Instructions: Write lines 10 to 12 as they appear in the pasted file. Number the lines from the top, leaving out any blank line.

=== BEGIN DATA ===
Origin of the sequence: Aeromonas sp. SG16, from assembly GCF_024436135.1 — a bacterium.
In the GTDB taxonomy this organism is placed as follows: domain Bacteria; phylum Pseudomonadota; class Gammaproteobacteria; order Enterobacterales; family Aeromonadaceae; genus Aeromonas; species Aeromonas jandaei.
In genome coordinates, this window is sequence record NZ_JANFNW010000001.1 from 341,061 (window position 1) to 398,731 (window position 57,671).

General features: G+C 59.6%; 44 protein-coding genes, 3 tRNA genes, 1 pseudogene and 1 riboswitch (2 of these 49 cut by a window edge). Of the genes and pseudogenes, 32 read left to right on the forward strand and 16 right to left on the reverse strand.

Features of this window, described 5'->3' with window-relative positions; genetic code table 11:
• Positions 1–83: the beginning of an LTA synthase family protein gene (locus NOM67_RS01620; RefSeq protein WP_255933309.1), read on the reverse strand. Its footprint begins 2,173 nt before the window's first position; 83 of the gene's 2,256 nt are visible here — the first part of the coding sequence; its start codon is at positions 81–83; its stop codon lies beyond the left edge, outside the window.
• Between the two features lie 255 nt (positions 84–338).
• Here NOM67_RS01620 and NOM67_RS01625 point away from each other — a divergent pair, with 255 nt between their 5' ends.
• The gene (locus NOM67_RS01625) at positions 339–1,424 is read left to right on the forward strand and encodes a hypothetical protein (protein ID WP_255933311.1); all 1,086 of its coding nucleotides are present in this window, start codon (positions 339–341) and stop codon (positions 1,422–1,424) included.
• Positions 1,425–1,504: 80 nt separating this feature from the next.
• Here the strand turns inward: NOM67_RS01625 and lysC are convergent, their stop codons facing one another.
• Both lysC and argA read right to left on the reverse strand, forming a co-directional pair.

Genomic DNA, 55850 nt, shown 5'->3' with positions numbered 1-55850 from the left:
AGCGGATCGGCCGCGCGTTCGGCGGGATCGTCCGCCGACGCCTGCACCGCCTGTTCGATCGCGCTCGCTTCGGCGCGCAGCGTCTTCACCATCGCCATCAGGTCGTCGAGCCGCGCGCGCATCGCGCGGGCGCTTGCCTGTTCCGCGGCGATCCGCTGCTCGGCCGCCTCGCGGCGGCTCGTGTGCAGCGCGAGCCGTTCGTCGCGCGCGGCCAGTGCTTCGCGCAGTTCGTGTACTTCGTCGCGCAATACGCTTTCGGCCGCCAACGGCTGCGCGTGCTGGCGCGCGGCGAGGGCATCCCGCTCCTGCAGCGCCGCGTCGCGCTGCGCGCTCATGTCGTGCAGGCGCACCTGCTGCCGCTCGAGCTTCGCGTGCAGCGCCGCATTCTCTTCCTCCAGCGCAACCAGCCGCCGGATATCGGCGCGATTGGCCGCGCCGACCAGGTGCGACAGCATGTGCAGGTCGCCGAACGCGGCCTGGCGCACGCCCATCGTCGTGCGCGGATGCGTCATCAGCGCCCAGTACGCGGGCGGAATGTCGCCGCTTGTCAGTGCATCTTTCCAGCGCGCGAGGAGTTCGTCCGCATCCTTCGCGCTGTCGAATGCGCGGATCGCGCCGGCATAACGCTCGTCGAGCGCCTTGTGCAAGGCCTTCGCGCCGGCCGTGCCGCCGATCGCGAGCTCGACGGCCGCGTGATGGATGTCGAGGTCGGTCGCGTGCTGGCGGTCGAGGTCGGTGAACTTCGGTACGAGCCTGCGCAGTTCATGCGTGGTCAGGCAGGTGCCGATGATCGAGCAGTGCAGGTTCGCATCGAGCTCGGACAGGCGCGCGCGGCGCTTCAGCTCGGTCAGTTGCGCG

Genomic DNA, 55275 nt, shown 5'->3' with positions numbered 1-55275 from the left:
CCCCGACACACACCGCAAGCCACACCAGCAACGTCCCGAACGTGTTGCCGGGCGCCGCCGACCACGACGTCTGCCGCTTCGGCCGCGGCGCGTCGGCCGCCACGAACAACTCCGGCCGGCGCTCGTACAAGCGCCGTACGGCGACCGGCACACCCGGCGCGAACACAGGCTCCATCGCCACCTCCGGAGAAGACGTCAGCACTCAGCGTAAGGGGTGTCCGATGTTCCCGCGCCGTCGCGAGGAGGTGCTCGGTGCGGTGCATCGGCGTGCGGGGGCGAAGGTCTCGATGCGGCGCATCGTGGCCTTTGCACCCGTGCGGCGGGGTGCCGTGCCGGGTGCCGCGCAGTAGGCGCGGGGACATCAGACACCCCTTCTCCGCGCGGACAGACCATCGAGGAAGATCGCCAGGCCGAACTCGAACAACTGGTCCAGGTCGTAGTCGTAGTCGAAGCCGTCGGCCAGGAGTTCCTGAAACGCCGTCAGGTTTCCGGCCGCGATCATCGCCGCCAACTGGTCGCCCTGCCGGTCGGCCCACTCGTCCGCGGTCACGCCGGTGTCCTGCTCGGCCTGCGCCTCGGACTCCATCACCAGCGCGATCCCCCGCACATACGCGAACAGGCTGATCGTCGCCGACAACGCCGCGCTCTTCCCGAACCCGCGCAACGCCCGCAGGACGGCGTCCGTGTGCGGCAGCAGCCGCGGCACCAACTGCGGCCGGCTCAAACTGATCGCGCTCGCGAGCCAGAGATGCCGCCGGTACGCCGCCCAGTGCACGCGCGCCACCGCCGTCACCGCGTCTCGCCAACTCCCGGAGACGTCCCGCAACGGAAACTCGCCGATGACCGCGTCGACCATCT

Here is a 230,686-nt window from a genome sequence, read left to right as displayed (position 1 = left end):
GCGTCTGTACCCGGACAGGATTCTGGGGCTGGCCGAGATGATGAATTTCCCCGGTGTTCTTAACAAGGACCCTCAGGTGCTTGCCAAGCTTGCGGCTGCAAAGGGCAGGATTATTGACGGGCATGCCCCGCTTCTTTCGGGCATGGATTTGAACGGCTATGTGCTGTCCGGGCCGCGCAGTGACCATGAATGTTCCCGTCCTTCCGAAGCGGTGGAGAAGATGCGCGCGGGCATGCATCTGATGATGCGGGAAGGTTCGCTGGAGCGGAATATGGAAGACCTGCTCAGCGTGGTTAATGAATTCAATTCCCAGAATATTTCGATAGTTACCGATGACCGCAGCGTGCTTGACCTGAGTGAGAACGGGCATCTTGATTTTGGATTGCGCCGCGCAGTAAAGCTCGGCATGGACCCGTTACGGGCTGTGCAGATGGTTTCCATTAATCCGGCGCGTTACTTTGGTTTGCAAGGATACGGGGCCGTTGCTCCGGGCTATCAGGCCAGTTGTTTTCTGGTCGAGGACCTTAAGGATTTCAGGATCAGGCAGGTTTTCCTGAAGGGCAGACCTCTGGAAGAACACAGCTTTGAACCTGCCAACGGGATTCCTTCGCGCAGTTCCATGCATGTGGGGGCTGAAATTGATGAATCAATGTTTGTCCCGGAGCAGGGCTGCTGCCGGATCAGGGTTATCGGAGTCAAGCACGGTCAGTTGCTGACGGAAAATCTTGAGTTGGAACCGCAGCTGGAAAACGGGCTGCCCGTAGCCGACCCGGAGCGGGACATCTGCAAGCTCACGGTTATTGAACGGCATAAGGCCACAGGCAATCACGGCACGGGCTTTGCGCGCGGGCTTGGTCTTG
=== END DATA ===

• Positions 1,425–1,504: 80 nt separating this feature from the next.
• Here the strand turns inward: NOM67_RS01625 and lysC are convergent, their stop codons facing one another.
• Both lysC and argA read right to left on the reverse strand, forming a co-directional pair.